I told her, “I have to do this. Freedom isn’t free. You have to stand up for what you believe in, sweetheart, and that’s what I’m doing. But I will be careful.” She wouldn’t let go of my legs. I had to peel her off me to get out the door. You shouldn’t have to do that to go to work.
My daughters, I thought, would never want to work in the clinic. However, one of my daughters went to law school and when she graduated decided that she wanted to work on public policy and advocacy for and on behalf of the clinic, both in the state and on the federal level. And that’s what she does. My younger daughter, who was terrified, never wanted to work at the clinic and didn’t for a long time—until the night Donald Trump was elected. She started crying so hard that her future children could be subject to an illegal abortion. She said, “I’m going to quit my job and come to work with you and fight this fight too.” And so I have two amazing daughters that, in spite of what they saw and lived through, are both working with me.
We have had protesters on and off since the day I opened the clinic, but since 9/11, they got worse. They were much more emboldened. And since Donald Trump won the election, they’re way worse. Almost every Saturday we have between 100 and 150 protesters.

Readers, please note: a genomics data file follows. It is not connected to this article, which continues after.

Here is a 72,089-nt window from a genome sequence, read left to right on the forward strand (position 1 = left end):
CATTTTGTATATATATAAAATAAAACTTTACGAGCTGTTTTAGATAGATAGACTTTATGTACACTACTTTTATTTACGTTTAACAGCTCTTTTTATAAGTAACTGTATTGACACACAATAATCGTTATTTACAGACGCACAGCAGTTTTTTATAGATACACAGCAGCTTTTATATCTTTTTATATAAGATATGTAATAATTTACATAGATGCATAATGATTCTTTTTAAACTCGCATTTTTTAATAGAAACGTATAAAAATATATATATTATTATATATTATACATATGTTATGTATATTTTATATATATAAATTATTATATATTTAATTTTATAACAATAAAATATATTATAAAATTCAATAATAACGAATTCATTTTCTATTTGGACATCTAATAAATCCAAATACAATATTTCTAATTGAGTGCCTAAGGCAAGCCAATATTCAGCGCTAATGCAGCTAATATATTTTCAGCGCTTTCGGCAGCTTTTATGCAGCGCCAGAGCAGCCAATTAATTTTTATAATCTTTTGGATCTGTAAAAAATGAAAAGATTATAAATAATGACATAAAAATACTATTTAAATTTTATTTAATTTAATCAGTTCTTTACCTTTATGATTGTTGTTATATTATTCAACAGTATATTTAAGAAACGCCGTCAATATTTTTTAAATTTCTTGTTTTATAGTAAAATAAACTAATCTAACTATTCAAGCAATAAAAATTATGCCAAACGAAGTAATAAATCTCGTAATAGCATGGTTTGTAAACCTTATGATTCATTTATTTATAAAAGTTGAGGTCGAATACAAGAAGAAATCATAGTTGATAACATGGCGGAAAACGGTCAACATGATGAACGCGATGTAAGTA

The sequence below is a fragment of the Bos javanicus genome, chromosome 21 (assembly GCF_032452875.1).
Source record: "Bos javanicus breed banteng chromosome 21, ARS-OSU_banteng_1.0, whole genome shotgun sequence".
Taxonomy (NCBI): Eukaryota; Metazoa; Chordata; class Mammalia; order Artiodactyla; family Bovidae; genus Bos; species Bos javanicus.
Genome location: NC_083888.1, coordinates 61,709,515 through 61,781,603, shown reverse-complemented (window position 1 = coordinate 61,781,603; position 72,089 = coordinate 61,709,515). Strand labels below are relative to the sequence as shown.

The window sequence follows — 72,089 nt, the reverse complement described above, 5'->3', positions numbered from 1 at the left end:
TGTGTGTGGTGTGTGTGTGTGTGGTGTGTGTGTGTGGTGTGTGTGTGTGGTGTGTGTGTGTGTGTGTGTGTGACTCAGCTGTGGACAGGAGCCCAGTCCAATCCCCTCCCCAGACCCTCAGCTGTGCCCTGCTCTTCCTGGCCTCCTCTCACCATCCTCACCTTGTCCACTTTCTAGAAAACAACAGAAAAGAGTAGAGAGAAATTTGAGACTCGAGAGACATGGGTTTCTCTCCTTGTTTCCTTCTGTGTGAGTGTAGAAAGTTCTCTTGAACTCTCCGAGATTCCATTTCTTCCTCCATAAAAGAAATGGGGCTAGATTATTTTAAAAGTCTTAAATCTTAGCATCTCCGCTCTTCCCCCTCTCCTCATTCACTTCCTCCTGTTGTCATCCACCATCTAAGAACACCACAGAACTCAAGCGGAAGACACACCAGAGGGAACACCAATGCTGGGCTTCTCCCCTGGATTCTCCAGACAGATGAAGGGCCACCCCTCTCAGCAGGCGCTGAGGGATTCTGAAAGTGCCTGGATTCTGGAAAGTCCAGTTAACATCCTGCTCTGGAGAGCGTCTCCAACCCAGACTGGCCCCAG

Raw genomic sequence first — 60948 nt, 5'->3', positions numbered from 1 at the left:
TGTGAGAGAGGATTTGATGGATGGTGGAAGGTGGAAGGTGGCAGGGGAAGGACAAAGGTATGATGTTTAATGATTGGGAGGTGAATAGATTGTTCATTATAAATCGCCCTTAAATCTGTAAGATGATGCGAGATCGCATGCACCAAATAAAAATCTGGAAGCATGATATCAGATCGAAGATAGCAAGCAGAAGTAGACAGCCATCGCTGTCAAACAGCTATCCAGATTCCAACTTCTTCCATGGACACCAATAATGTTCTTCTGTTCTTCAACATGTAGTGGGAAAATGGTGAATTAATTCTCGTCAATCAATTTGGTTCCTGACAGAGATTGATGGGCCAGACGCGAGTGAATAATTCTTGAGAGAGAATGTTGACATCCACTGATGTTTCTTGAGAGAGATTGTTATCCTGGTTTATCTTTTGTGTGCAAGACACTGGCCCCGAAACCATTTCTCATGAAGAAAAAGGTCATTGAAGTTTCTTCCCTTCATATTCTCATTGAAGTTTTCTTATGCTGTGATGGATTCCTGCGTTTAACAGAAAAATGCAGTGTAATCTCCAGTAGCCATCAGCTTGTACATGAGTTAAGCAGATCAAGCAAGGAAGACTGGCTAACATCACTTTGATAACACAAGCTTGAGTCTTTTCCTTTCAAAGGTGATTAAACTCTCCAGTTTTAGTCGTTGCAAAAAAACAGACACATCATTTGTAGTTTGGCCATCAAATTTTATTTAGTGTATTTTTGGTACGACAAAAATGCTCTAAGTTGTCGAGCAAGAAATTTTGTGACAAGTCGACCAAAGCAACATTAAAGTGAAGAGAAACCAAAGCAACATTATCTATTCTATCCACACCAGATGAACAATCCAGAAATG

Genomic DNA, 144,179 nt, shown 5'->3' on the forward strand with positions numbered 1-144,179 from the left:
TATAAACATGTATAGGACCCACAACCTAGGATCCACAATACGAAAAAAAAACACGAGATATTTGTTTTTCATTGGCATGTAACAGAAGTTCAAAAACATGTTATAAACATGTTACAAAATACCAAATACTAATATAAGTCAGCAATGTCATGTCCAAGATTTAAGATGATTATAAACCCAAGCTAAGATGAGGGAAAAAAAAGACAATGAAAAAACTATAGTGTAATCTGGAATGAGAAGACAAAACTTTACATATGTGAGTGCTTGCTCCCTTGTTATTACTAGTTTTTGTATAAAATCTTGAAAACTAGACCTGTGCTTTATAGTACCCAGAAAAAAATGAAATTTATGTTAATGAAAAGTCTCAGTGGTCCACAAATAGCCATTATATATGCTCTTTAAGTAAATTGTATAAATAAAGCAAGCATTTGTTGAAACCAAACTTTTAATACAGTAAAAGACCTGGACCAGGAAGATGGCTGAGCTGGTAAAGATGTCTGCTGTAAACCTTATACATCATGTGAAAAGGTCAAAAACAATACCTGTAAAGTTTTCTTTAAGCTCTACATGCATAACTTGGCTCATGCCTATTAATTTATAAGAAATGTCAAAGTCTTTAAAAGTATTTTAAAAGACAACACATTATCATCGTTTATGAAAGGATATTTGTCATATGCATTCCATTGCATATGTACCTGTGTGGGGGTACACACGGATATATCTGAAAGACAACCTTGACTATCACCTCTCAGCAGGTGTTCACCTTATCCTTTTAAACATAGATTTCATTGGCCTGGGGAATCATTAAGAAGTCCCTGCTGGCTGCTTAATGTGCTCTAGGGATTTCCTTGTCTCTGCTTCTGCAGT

I put shrubs outside as a fence—and then they try to scream in between them. They put a ladder up, so they can see over them. The guys who are on the ladder wear AK-47s with a fully loaded magazine on their back. You can see their sidearms under their shirt. It’s an effort to intimidate the patients in the parking lot.
We have a lot of security measures here and there hasn’t been a murder in a long time. But I don’t take that for granted. We have armed security guards and we had this amazing, amazing group of escorts who are out there every single Saturday. When the protesters find out that some of the escorts are in the LGBTQ community, they harass them even more.
These people think the ends justify the means, that they can do whatever they want to do to stop someone from having an abortion.
[Eight states, including Michigan, still have unenforced abortion bans that predate Roe and that remain on the books, according to the Guttmacher Institute. Authorities could try to enforce those bans if Roe is overturned. Twelve states have also put so-called “trigger bans” into place, which are meant to outlaw all or nearly all abortions as soon as Roe is overturned.]